Sport Integrity Australia (SIA) and the World Ant-Doping Agency (WADA) have appealed the length of the two-year ban handed to Australian swimmer Shayna Jack.
Jack tested positive to the banned drug Ligandrol before the 2019 world championships and the SIA provisionally suspended the Commonwealth Games gold medallist for four years in March.
Last month, the Court of Arbitration for Sport (CAS) reduced that suspension to two years.
SIA chief executive David Sharpe said in a statement the “decision to appeal is based on the need for clarity in the application of key anti-doping legal principles”.
“Sport Integrity Australia will always act to ensure a level playing field for athletes,” Mr Sharpe said.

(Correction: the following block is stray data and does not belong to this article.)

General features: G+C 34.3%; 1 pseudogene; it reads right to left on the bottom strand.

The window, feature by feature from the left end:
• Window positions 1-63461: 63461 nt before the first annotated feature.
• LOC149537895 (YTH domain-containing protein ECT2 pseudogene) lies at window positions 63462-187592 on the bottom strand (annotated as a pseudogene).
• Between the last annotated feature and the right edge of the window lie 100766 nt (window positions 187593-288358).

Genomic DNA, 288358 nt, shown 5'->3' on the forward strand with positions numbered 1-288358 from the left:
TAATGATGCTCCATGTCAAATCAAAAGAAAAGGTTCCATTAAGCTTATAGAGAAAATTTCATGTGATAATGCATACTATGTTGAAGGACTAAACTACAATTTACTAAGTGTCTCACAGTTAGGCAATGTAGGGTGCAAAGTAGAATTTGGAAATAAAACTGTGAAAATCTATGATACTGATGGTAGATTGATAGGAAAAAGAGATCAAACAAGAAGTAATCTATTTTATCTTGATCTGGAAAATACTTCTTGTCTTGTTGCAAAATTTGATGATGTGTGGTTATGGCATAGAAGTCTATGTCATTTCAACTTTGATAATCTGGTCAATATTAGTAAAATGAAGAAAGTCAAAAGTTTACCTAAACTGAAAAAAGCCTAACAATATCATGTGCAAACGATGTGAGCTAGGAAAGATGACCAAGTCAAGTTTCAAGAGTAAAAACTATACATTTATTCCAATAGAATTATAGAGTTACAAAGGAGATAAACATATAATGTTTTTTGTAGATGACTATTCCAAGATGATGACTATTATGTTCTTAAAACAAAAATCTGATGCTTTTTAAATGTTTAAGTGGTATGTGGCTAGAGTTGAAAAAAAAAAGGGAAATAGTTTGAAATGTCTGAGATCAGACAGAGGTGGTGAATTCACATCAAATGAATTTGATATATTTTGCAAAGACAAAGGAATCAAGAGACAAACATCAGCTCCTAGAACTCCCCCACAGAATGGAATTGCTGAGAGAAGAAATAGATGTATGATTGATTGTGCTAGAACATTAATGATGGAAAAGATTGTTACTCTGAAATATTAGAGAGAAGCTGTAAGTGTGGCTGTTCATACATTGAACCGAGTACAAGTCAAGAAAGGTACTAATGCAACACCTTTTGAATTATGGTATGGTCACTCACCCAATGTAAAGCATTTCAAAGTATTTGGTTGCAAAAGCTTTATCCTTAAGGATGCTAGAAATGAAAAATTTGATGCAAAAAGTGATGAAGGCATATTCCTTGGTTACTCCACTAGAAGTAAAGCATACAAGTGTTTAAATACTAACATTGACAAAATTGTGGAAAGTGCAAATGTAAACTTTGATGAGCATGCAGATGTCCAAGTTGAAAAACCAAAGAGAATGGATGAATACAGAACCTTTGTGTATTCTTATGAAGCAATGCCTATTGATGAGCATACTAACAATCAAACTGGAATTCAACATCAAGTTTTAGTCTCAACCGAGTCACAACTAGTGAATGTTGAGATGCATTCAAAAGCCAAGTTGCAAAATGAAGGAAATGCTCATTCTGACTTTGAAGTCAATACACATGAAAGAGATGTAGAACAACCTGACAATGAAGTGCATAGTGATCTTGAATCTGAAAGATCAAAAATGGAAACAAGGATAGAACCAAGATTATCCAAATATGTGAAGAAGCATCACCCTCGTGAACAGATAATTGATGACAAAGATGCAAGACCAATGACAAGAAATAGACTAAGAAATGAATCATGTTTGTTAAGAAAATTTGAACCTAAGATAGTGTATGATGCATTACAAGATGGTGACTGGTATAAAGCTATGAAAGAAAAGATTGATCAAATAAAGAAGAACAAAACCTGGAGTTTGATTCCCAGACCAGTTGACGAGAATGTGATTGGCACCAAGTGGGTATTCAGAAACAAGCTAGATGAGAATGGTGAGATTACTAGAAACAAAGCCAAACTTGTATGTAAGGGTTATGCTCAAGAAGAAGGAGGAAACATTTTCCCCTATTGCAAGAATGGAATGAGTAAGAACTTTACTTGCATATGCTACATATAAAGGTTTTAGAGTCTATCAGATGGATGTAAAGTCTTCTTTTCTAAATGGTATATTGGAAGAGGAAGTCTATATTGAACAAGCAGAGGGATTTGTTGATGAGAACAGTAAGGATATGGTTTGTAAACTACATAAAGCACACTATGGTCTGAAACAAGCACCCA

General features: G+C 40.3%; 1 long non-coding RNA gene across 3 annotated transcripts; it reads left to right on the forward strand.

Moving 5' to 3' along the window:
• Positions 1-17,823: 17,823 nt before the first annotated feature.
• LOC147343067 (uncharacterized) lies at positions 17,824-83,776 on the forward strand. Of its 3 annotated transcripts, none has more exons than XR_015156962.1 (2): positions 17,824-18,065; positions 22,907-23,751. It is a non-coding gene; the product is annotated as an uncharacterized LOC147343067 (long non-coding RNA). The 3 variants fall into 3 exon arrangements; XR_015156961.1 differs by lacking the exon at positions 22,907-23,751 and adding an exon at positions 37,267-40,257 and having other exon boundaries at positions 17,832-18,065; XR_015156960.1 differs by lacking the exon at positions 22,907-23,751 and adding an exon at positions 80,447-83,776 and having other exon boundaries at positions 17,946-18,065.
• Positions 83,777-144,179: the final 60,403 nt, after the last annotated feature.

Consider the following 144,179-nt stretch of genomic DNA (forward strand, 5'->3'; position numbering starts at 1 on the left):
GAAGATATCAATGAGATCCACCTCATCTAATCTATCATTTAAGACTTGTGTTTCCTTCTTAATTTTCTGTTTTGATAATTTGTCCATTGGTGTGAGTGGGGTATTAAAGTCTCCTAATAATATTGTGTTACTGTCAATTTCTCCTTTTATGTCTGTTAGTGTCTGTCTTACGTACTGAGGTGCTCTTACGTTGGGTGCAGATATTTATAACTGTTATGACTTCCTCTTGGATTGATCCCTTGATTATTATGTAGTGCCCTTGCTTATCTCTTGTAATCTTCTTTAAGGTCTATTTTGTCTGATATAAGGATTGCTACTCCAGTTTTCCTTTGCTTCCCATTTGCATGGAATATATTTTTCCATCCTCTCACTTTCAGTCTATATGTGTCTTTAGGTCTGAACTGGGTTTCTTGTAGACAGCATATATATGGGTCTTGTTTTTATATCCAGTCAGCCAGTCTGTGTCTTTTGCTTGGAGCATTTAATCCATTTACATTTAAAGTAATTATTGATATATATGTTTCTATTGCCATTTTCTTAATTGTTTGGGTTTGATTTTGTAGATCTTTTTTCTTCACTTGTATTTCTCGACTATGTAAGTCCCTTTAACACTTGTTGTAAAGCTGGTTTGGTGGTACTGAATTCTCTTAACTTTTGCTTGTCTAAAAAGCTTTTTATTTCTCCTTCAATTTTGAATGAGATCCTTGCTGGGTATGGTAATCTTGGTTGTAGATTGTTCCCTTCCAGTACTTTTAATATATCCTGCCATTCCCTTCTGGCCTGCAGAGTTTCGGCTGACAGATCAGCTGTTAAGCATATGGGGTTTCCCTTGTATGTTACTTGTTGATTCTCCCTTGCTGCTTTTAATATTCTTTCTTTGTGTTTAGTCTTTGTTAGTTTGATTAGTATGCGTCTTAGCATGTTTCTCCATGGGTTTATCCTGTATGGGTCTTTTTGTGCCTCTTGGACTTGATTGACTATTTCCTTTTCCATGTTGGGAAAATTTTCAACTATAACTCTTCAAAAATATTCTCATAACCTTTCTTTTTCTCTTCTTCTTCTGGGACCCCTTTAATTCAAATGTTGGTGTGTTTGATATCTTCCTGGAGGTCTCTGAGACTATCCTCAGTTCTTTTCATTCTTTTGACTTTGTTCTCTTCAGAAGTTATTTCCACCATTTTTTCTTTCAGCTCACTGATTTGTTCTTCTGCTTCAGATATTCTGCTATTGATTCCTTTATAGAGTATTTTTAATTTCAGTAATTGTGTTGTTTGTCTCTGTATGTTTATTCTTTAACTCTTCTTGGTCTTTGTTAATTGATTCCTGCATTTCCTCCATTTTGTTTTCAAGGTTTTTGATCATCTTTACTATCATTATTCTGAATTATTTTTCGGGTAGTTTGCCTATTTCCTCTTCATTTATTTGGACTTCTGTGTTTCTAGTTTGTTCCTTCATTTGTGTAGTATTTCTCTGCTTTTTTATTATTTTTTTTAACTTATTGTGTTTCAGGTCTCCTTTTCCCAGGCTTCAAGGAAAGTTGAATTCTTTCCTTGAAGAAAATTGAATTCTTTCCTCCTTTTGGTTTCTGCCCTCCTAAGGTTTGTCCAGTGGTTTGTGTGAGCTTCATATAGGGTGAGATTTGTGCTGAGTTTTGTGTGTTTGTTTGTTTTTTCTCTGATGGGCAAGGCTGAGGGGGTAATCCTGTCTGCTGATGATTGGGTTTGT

“In order to protect athletes and sporting competitions, we must have clarity and consistency in the application of the World Anti-Doping Code.”
Hours after SIA’s appeal was announced, WADA revealed it also lodged an appeal with the CAS over what they perceived as a lenient suspension.
When handing down its ruling, the CAS said on the balance of probabilities, “Shayna Jack did not intentionally ingest Ligandrol and considered that she had discharged her onus of proving that the anti-doping rule violation was not intentional”.
The appeals means that Jack’s initial four-year ban could be reinstated.
As it stands, she is free to resume swimming next July, but that will be too late to qualify for the Tokyo Olympics.
Other organisations including Swimming Australia and swimming’s world governing body, FINA, could also still appeal the CAS decision.
The ABC contacted Swimming Australia, but they had no comment on the decision to appeal.